Thursday, February 11, 2010

Throwing Snowballs is a Felony?

This is something I have been meaning to put into a post for a while now, but it's not an easy subject, or one that is easily defensible. I have been bothered for some time by the spread of what I call the "felonization of living." Ayn Rand had a belief that innocent men could not be controlled, and therefore the State would try to make as many things criminal as possible, in order to control people. It often seems to be a prophetic thought in today's world. The latest example comes by way of a post by Kurt Hoffman of Armed and Safe and seems truly outrageous-throwing snowballs. Go read the report at The Smoking Gun. If convicted, these two young men will have their rights to vote and to own or carry weapons taken away for the rest of their lives, all over throwing snowballs, an activity engaged in by youngsters from time immemorial.

Felonies used to be serious crimes, like murder and manslaughter, rape, armed robbery or theft of truly large monetary amounts. Minor crimes and misdeeds were punished by fines, or a month or two in a local jail. Of course, there were no drug crimes legal or illegal, before the early part of the twentieth century. Any firearm could be legally owned by anyone who had the funds to buy it until 1934 (excluding unfortunately, Blacks, who were subject to the "black codes" which still haunt us today.) During the course of the Twentieth Century and continuing into the Twenty-First, more and more stuff has become a crime, and "felonious" has been defined down.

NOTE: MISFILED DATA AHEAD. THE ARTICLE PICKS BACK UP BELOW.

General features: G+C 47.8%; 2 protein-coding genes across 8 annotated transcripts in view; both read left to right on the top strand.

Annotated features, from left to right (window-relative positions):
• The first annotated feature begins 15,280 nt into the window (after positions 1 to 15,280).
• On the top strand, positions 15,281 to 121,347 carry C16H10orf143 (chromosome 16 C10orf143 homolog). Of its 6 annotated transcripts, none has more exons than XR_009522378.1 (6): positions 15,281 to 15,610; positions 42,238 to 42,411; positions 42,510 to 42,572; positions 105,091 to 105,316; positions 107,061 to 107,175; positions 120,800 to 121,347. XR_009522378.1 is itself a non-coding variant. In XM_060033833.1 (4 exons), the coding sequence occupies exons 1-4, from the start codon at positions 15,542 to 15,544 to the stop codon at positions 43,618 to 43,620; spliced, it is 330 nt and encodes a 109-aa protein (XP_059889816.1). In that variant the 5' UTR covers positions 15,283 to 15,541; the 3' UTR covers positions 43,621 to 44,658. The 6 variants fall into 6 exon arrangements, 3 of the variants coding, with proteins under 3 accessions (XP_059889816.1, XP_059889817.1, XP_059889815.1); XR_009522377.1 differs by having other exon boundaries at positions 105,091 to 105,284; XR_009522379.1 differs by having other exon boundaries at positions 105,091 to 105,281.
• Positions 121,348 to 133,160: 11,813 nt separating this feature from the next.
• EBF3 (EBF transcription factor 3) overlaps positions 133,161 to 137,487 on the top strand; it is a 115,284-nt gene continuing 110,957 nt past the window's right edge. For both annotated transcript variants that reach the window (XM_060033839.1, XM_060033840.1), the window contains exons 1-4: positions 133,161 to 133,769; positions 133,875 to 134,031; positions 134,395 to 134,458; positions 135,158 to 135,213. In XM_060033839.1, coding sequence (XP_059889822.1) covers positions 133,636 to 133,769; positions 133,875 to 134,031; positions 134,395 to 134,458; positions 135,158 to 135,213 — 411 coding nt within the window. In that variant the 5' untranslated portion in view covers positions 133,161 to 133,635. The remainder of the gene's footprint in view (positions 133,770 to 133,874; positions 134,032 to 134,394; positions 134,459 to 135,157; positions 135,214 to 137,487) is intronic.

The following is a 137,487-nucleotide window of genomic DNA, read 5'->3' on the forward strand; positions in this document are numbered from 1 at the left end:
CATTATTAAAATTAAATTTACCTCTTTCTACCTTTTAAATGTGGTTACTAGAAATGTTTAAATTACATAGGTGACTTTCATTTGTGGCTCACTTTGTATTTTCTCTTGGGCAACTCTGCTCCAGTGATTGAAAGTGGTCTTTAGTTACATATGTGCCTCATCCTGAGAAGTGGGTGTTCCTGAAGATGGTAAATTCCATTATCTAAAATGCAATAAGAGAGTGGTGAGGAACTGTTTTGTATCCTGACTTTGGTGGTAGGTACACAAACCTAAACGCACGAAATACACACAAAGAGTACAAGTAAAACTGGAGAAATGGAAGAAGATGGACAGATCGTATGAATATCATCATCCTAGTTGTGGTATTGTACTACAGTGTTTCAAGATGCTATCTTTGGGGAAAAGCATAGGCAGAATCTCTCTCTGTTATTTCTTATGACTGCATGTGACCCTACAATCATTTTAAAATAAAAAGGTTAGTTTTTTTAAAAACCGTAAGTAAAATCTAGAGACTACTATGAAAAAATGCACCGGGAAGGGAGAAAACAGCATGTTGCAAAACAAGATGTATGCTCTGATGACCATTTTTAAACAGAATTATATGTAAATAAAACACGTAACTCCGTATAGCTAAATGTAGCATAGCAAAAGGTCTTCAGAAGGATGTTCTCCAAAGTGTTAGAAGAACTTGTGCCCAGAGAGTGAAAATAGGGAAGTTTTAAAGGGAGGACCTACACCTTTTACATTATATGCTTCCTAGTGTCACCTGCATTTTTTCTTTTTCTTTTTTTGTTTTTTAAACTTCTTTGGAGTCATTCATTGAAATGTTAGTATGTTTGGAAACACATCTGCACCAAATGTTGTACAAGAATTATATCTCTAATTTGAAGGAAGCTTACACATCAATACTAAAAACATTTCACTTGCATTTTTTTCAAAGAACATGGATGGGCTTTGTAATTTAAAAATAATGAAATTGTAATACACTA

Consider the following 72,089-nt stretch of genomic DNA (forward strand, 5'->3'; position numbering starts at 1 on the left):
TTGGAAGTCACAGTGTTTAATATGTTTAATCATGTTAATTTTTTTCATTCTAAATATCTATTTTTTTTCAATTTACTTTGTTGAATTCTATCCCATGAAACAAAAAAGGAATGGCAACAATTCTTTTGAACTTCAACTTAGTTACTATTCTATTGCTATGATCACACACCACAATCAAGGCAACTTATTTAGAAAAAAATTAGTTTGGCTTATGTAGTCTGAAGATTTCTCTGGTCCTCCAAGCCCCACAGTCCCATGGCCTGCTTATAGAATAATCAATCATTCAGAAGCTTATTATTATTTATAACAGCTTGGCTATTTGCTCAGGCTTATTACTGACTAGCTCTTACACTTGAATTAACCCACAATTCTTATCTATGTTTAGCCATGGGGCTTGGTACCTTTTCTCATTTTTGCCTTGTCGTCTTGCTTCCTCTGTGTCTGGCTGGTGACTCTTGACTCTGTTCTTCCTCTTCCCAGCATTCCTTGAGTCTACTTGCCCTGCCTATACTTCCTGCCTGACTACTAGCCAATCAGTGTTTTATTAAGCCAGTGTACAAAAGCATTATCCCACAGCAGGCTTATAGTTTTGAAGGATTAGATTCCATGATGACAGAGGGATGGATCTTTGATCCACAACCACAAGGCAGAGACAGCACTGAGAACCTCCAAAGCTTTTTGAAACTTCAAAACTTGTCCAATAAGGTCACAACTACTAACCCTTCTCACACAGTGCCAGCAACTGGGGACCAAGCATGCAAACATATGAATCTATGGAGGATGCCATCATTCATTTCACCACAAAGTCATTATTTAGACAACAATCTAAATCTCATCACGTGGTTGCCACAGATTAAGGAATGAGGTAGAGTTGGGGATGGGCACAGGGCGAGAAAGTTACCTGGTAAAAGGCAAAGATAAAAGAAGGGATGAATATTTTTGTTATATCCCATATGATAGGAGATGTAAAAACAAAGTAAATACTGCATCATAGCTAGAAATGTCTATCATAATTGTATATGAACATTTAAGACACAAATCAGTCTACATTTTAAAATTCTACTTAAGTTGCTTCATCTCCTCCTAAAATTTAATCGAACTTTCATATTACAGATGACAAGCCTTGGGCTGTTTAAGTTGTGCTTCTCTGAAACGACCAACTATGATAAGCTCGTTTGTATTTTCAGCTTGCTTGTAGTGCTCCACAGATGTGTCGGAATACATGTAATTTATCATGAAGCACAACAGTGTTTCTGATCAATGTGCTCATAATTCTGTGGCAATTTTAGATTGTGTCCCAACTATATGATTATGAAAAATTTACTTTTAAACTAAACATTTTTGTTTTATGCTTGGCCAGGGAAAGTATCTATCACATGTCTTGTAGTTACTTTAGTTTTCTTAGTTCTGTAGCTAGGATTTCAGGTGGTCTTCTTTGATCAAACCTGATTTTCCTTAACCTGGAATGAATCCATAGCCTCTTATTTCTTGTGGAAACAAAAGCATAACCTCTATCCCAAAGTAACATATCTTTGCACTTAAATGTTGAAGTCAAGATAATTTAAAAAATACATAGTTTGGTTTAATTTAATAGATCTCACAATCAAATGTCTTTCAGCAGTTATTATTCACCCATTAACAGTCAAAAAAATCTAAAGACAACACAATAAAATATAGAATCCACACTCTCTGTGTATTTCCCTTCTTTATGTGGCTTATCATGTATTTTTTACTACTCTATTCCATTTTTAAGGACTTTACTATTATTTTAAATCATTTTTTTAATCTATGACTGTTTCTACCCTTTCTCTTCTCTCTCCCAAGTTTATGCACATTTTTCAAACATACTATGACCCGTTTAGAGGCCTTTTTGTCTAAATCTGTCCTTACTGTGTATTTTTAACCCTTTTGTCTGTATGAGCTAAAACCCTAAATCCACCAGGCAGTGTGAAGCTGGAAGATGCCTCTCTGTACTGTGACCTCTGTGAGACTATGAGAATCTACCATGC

Martha Stewart is a felon. Let us suppose that she has a stalker, a rabid fan who wants to know the secret of making a lace doily that sits flat. If Martha Stewart felt a need to defend her life from her rabid stalker, she would be prohibited from carrying a gun to do so. Do you think Martha Stewart is a danger to herself or others if she had a gun? How about an average person who happens to have jumped through all the hoops to have gotten a concealed handgun license. Is a licensed concealed carrier a danger to you or anyone else if he carries his weapon into a Post Office? What magic does the Post Office posses that makes him a danger there, but immediately outside renders him harmless? Similarly, one could ask about all the other prohibited places North Carolina lists such as restaurants, theatres, banks, etc.

I ask you to consider that perhaps the course we have been taking has made matters worse, not better. More people today are in prison, yet we feel less safe than ever before. The felonization of living has not worked to make us a better people, but only proved the Founders of our Republic right. David Codrea has a saying that if I may paraphrase, if a man can not be trusted with a gun, then he shouldn't be allowed to walk among us without a keeper. That is part of the answer. The other part is to stop making things illegal. If a crime is serious, then it should be punished seriously. If a "crime" is only so because someone has defined it as such, repeal it. If a crime is a minor misdeed, then lesser measures should be taken. Throwing snowballs certainly fits the one of the latter categories.

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